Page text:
Stuck with a Bad PM Tool? Here’s What to Do

Let’s say you’re planning to repaint your living room this weekend. You shop for supplies online: drop cloths, painter’s tape, and brushes. Alexa, innocently, puts scrub brushes in your cart instead of paint brushes. The delivery arrives the next day. Do you have the tools you need to get the job done? The scrub brush has a handle and bristles! The bristles can be dipped into the paint! Will it require more work to create the desired outcome with a scrub brush rather than a paint brush? My guess is, no matter what, it’s not going to be pretty.

It’s not that the scrub brush is a bad product. On the contrary, it’s probably the highest rated scrub brush on the web. The issue is that you need a paint brush specifically designed to apply paint evenly and precisely. You need the right tool for the job.

Flash forward to the work week: How often are we using the wrong tool for a job?

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Toss the Binky! Project timelines may pacify some, but they set a bad precedent.

Detailed schedules and beautiful Gantt charts might stop the screaming for visibility into your project, but they won’t help you sleep at night. In the back of your head, you’re waiting for the binky to fall out—for the project timeline to slip—and everyone starts crying again. Here’s how to break the habit of leaning on these common IT project management crutches.

Almost 30 years ago, when my wife and I were proud and exhausted new parents, we found that pacifiers would help our newborn twins sleep. This strategy worked for a little while, but when a binky fell out of one of their mouths, they cried. One of us would get up, put it back in place, and enjoy a few more moments of rest until it fell out again. We always say that one of the things we would do differently as parents is to have not used pacifiers. The boys became dependent on them, and they only postponed the inevitable.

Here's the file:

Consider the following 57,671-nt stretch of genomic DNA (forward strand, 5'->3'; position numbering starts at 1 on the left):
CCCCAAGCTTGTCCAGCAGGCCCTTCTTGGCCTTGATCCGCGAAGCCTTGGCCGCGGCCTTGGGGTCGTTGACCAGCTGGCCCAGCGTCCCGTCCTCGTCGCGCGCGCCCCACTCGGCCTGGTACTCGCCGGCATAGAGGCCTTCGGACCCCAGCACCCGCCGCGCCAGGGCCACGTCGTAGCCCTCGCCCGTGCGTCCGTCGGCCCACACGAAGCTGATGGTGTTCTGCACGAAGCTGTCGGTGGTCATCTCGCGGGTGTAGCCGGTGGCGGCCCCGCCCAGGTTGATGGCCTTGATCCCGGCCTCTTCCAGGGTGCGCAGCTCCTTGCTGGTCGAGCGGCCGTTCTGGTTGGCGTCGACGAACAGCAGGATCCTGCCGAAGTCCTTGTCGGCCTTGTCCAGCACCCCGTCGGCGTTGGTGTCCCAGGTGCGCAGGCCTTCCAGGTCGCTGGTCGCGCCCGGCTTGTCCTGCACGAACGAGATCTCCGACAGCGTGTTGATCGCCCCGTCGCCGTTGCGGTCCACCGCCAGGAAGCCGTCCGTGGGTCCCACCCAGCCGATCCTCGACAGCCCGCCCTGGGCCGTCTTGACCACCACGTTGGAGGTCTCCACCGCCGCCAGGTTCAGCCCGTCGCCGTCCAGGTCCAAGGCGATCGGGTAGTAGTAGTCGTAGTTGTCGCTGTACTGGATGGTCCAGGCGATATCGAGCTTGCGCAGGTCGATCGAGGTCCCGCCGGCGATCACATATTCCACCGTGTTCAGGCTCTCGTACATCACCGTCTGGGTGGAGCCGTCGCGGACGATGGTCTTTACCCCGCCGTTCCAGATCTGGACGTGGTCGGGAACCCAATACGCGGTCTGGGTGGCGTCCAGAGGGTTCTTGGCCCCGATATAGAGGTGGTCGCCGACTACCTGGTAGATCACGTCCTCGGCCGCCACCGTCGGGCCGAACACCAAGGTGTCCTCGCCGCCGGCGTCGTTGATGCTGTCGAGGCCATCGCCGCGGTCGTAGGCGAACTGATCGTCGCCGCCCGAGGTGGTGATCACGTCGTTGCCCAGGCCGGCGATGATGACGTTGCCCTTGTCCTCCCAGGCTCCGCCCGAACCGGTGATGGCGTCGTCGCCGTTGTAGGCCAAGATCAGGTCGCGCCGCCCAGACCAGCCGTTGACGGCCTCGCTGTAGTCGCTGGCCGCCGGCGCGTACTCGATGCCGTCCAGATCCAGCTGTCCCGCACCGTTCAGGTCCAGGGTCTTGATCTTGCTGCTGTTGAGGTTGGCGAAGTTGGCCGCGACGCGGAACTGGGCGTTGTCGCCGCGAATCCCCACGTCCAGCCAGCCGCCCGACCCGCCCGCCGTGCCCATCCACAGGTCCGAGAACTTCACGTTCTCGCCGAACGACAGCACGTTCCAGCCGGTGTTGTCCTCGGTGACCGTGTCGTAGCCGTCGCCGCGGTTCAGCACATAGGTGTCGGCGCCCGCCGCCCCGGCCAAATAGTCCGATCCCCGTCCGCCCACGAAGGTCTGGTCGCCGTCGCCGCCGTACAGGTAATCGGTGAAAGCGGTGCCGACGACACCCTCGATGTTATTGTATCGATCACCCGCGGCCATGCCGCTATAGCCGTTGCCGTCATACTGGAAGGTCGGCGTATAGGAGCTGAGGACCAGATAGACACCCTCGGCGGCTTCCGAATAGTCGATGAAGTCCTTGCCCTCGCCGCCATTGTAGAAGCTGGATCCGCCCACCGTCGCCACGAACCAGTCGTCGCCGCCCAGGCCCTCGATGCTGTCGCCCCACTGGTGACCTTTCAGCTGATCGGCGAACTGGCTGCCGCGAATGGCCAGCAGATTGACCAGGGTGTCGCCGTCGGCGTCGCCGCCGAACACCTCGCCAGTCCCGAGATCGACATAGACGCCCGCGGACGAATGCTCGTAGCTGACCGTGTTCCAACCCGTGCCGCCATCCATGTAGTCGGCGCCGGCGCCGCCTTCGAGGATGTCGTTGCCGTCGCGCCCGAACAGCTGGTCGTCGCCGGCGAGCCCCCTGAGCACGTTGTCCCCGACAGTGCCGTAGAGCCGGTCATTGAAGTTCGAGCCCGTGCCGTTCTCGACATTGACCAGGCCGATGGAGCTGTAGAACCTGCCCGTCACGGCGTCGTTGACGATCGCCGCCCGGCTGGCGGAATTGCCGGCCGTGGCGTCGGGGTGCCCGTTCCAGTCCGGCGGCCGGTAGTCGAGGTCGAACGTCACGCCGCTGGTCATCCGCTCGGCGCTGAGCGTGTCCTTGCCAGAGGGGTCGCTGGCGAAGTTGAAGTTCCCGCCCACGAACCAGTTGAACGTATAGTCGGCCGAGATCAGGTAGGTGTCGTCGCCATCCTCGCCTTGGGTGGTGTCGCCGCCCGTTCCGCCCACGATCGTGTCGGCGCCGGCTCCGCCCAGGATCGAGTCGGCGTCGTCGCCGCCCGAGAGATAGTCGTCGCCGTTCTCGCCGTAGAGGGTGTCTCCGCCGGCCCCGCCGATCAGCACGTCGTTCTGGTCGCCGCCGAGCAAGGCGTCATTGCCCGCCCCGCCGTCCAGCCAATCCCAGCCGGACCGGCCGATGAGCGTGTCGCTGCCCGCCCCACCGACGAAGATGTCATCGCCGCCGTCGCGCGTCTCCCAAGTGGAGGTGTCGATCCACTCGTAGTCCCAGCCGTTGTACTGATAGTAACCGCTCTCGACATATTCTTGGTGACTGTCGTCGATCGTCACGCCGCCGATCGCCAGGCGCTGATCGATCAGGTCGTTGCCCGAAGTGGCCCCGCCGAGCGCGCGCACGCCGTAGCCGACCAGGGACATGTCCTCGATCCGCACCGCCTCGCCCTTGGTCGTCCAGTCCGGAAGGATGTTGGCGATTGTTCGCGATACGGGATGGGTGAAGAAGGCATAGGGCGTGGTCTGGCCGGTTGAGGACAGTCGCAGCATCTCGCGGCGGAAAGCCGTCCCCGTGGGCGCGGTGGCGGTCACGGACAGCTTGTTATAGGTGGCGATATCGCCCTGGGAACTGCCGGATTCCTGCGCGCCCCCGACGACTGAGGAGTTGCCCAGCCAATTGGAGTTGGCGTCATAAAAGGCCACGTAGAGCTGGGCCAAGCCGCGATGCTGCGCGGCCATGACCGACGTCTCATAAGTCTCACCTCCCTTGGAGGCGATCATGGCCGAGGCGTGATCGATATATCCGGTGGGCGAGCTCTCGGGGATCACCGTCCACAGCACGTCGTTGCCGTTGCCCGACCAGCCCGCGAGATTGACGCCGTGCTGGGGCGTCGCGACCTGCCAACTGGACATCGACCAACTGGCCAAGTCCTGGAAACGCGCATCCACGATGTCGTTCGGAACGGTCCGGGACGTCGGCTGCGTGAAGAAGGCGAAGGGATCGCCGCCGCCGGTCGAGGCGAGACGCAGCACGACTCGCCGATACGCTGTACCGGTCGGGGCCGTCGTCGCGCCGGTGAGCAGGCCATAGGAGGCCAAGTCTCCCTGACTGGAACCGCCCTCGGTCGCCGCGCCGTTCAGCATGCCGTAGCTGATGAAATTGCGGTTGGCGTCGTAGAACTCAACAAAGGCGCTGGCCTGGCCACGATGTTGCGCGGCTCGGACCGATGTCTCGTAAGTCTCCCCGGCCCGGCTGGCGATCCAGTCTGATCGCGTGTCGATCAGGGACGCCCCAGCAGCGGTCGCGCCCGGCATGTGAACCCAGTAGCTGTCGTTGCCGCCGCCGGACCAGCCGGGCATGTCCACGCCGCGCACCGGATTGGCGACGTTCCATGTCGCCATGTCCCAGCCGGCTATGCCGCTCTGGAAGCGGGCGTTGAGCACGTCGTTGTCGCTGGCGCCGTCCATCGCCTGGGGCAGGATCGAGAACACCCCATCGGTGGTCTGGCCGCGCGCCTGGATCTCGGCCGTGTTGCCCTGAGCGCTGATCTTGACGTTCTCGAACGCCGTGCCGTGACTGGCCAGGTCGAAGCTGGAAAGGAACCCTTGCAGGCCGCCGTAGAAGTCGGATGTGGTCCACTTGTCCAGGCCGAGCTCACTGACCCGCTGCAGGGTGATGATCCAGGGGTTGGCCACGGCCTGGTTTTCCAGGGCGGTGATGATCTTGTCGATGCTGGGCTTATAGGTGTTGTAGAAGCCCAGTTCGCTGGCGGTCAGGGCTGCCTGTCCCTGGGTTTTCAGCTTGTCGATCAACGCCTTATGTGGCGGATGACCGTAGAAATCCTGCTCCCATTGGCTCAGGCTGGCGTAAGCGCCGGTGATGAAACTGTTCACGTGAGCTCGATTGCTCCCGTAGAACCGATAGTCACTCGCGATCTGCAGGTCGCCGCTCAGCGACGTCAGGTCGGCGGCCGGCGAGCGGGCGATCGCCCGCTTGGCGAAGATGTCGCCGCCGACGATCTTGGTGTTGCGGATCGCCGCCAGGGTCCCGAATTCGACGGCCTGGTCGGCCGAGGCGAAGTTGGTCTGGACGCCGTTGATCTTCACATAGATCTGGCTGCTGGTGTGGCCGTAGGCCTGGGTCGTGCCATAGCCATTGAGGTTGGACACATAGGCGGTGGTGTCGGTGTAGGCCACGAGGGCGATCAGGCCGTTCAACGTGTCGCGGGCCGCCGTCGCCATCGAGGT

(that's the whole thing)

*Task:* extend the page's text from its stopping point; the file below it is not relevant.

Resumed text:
Binkies remind me of how IT teams often use detailed timelines and project plans.

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Story Points Are About Complexity, Not Time

An important distinction between Agile and Waterfall methodologies is how far out you plan. In Waterfall, you need to plan out the entirety of the project. This approach works beautifully for known products of understood scope. But when a deliverable is complex or has many unanswerable questions, Waterfall tends to fall apart, because there’s no way to do a sufficient amount of planning.

On the other hand, Agile thrives when products are complex and filled with unanswerable questions. With an Agile approach, you plan for only the next iteration—usually just 2 weeks. Agile works not because it avoids planning (Sprint Planning is one of the critical ceremonies, after all), but because it constrains the amount of work that you try to plan.

The idea is to reduce the total scope of work to a well-defined set of user stories. Each user story gets an estimate; the estimation metric is called a Story Point.

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Hitting the Brakes on a Failing Project: How to Implement a Project Pause

Many organizations try to fight against project failure by adding budget, resources, or time to the baseline. However, throwing money at the situation often leads to wasted efforts and more frustration, if the root problem isn’t addressed. Failure itself isn’t necessarily something to resist (see our thoughts on failing fast). However, pulling the plug on a major project can be easier said than done. Internal politics or other factors may limit the team’s ability to admit failure and cancel an initiative.